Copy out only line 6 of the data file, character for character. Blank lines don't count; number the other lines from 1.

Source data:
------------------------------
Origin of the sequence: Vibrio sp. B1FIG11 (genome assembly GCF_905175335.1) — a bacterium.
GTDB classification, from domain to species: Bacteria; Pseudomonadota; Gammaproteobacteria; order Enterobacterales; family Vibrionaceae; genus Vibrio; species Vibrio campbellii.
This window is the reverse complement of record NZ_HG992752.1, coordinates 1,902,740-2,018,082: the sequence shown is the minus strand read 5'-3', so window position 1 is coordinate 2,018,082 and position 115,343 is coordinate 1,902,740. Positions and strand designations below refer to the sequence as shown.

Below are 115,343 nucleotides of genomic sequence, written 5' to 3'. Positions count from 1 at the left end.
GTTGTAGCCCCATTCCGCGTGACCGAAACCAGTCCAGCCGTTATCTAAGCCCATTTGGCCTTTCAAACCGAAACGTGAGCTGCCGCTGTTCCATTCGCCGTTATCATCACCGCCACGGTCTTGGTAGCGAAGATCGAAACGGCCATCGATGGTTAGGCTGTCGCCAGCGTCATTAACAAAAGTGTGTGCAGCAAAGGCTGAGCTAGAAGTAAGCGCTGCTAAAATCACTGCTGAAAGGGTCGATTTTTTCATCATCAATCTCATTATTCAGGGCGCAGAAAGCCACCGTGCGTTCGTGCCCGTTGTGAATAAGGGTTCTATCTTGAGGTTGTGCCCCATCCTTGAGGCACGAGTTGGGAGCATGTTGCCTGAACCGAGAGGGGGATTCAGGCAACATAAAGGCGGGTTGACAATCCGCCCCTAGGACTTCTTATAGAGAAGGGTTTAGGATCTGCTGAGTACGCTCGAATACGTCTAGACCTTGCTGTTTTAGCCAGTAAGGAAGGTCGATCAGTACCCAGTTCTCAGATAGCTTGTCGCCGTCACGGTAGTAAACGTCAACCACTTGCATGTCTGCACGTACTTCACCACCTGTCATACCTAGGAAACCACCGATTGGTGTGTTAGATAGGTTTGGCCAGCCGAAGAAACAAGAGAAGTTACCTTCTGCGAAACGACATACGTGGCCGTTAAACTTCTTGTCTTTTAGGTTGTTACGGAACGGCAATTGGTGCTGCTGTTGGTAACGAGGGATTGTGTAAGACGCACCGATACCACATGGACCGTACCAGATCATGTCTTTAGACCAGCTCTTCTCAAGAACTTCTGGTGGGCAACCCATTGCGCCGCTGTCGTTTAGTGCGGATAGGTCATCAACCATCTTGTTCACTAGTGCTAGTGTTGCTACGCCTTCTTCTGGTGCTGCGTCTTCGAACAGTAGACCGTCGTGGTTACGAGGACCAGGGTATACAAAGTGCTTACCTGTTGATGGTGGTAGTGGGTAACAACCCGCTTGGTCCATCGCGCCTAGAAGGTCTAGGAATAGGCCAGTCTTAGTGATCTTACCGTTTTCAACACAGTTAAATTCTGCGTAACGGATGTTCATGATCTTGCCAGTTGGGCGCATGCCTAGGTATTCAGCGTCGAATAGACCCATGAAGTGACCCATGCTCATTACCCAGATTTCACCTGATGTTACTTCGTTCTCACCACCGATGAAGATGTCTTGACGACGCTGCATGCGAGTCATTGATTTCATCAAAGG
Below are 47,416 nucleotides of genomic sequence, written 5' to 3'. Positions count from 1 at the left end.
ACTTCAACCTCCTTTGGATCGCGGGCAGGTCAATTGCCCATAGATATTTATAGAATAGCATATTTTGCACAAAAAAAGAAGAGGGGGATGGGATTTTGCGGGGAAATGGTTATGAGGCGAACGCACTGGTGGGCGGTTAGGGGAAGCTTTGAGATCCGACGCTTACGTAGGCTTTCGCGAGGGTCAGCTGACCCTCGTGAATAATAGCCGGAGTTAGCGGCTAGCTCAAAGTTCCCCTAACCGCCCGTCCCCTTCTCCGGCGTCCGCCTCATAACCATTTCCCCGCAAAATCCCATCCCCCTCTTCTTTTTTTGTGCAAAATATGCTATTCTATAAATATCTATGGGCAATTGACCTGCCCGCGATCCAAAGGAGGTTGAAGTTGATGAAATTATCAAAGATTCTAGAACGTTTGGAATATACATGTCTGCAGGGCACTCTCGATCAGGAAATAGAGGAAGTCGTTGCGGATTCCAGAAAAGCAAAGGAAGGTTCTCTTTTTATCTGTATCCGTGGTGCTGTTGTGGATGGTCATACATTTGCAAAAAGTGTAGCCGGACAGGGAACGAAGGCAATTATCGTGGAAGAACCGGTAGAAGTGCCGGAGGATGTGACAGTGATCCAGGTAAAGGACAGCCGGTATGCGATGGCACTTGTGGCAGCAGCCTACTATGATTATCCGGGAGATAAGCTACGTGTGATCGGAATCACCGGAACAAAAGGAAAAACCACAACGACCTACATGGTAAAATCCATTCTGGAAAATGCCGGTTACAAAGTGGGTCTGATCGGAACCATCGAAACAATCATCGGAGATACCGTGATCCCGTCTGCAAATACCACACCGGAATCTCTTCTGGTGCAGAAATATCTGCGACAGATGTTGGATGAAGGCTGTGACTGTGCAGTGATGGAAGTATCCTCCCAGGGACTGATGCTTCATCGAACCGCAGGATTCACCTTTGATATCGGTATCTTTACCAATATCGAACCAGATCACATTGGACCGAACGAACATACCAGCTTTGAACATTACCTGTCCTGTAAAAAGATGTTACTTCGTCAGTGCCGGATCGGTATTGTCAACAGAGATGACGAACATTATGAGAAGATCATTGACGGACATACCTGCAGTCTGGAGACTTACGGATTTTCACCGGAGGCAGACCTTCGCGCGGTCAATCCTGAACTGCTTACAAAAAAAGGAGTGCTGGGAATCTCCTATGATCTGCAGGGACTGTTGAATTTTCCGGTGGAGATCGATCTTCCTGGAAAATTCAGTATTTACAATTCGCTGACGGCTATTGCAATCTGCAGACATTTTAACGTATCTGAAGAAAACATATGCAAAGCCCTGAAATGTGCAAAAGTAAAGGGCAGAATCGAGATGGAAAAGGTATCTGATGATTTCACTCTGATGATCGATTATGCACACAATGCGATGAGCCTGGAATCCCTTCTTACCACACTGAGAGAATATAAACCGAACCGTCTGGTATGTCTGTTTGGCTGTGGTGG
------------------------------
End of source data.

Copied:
Below are 47,416 nucleotides of genomic sequence, written 5' to 3'. Positions count from 1 at the left end.